March 1, 2014, marked the release of Jesse Ferguson’s, the Bard of Cornwall’s, 4th release “The Butcher Boy.” An album that does a wonderful job of bringing Jesse back to his roots and allowing him to truly shine as he explores and shows us the world of traditional folk music from Ireland, Scotland, England and America.
Like his other albums, Jesse plays all of the instruments and captures all of the vocal tracks himself. The instruments include: acoustic guitar, mandolin, bodhran (frame drum), Jew’s harp, glockenspiel, fife, tambourine, sandpaper block, and, yes, even the frying pan. In the end, he creates a superb, full sound that is filled with slight nuances that continue to unfold with each new listen. Moreover, throughout the album it is obvious that Jesse wants the stories these songs tell to be the focal point because at no point do the arrangements detract or distract our attention from the story that is being told. Instead each arrangement serves to assist in the telling.
The title for this album comes from his first track and is an American folk song based off an older English ballad. It tells the story of a young girl who commits suicide after being betrayed by her love. In Ferguson’s version of The Butcher Boy, he arranges it in such a way that you can’t help but feel the pain the young girl endures from the loss of her love. The mandolin tremolo pulls out a bit of the sadness in between the verses while the sandpaper block creates this steady beat as if time just keeps marching on. In the last verse, the arrangement is altered in such a way to put even more focus on the young girl’s final haunting words that are emphasized by the mandolin and glockenspiel.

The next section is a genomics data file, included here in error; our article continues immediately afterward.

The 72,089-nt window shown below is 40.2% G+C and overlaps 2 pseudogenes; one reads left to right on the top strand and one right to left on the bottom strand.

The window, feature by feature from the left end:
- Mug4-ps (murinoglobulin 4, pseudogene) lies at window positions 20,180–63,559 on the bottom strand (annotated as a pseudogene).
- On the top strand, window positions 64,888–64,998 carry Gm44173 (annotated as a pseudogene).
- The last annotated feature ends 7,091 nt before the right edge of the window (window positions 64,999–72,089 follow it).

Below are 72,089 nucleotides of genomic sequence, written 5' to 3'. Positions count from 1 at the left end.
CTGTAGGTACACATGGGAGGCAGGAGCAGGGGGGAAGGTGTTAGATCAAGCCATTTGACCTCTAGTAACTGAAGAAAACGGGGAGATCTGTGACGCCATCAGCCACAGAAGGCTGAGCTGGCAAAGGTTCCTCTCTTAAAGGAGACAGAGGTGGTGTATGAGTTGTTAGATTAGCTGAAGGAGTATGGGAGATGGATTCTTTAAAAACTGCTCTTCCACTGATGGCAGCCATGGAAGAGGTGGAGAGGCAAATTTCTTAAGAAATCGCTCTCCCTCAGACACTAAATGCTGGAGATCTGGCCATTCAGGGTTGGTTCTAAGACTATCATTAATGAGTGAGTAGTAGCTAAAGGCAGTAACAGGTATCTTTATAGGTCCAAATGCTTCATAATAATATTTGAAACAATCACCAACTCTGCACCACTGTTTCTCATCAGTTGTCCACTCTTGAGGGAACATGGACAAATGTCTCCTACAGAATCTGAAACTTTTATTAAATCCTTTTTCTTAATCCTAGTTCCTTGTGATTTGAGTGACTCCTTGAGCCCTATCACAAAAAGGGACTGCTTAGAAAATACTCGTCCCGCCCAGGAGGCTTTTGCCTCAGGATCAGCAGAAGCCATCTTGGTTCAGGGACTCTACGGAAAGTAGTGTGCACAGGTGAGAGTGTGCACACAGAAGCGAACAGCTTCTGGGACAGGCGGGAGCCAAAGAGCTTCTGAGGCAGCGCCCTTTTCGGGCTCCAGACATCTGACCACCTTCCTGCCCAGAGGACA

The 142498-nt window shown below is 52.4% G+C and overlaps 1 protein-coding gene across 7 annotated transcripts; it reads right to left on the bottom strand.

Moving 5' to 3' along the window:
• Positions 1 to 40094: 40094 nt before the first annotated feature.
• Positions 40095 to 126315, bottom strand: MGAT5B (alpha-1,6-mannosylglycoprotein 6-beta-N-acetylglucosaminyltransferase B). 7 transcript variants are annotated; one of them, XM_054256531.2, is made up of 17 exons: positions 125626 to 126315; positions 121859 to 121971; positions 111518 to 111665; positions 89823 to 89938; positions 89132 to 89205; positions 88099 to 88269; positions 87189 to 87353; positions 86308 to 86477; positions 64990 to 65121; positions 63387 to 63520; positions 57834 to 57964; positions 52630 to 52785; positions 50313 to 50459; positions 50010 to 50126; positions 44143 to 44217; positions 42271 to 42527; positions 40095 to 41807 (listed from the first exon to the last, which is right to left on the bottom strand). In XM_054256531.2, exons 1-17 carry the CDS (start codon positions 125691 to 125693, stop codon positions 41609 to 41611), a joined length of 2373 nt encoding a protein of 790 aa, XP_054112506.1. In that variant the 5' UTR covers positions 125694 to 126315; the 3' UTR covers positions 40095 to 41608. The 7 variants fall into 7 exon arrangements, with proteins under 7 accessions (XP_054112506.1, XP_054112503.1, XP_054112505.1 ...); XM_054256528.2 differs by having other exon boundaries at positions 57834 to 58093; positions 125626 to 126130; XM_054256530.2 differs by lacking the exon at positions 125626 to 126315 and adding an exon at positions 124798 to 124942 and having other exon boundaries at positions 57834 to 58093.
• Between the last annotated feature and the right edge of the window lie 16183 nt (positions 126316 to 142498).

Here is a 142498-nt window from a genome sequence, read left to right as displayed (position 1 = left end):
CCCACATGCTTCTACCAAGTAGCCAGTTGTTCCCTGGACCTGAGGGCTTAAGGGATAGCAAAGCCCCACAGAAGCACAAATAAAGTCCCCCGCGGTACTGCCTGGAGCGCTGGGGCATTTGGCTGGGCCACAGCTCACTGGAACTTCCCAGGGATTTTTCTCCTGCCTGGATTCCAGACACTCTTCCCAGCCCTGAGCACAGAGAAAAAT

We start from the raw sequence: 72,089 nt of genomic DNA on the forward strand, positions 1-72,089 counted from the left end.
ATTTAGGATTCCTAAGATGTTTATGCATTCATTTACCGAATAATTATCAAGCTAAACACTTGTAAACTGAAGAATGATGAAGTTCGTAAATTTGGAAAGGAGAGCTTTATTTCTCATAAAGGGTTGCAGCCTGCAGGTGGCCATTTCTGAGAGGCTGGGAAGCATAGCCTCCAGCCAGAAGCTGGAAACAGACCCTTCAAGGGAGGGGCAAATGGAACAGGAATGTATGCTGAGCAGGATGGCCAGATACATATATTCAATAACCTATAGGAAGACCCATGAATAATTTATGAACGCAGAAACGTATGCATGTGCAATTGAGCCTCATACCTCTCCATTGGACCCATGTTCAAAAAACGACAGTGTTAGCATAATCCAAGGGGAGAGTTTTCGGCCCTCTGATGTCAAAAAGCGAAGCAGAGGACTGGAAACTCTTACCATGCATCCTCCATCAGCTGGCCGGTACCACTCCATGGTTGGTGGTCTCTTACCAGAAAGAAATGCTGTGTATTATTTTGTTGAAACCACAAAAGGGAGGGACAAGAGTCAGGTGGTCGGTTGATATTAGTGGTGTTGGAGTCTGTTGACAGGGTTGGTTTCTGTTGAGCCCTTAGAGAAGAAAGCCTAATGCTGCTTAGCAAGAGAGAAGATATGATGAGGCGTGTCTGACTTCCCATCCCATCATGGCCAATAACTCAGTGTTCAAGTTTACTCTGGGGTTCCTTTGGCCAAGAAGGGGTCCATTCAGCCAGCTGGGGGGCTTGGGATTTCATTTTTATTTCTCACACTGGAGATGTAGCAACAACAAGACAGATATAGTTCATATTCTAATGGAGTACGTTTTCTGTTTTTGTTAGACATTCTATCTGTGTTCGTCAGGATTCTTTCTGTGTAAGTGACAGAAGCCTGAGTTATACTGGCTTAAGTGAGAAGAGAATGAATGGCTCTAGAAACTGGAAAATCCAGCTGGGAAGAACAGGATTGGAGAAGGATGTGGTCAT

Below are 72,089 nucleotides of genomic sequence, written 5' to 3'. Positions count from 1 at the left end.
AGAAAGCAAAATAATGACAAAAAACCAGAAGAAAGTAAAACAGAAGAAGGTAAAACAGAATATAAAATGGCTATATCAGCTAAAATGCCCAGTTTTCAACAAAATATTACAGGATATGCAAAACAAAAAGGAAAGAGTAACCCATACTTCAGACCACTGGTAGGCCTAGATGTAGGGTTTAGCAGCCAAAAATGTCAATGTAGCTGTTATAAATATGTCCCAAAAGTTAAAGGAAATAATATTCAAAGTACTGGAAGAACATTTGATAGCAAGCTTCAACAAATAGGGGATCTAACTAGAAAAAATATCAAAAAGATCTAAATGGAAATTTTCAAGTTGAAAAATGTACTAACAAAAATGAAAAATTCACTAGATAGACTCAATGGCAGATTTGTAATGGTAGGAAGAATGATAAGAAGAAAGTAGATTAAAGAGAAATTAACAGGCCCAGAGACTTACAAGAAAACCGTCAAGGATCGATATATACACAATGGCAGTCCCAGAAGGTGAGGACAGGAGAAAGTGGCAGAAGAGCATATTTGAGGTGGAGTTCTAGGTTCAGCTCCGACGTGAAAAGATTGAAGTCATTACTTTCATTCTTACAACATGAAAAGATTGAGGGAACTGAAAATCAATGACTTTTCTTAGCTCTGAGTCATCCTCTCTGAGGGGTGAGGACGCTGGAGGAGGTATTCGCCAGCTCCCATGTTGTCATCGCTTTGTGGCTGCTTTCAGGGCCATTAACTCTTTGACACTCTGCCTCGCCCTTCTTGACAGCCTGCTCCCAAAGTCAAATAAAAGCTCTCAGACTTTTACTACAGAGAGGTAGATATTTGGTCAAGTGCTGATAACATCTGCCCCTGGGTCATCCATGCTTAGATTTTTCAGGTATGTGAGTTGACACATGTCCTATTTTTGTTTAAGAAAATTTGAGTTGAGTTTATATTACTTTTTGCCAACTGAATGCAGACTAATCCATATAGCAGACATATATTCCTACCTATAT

Likewise, another breathtaking song is Jesse’s arrangement of Byron’s haunting love poem She Walks in Beauty. The poem was first penned in 1814 and while there is some debate as to whom it was penned for the fact that this woman captured Lord Byron’s attention through her beauty and elegance is apparent. Jesse picks out the chords for this song in perfect time while the fife lightly cuts in to punctuate only certain lines of the verses.
However, as a counterpoint he also includes songs like The Amsterdam Maid, a wonderful sea shanty that is played out on the bodhran. While very upbeat and lively it is about a sailor who is ruined because of his ‘roaming.’ Striking very different chord than the last two.
All in all, this album is quite full of a variety of well-orchestrated songs. From the classic Irish and British realm like The Irish Rover, My Love is like a Red, Red Rose, and the classic anit-recruiting song Arthur Mc Bride to the strictly American Folk song The Ballad of Jesse James. Other songs on the album are Mary and the Soldier, The Blackleg Miner, Byker Hill and the instrumental Planxty Fanny Power.
I would certainly go and get this album. I have been listening to it repeatedly now for the last several weeks and don’t see taking it out of my regular rotation any time soon.
Stephen Mc Sweeney is a High School English/Drama teacher. Besides writing for the Celtic Music Magazine, he enjoys acting, writing and playing Celtic music. He can be seen as one of the members of the band Terrible Musicians, where he plays percussion and mandolin.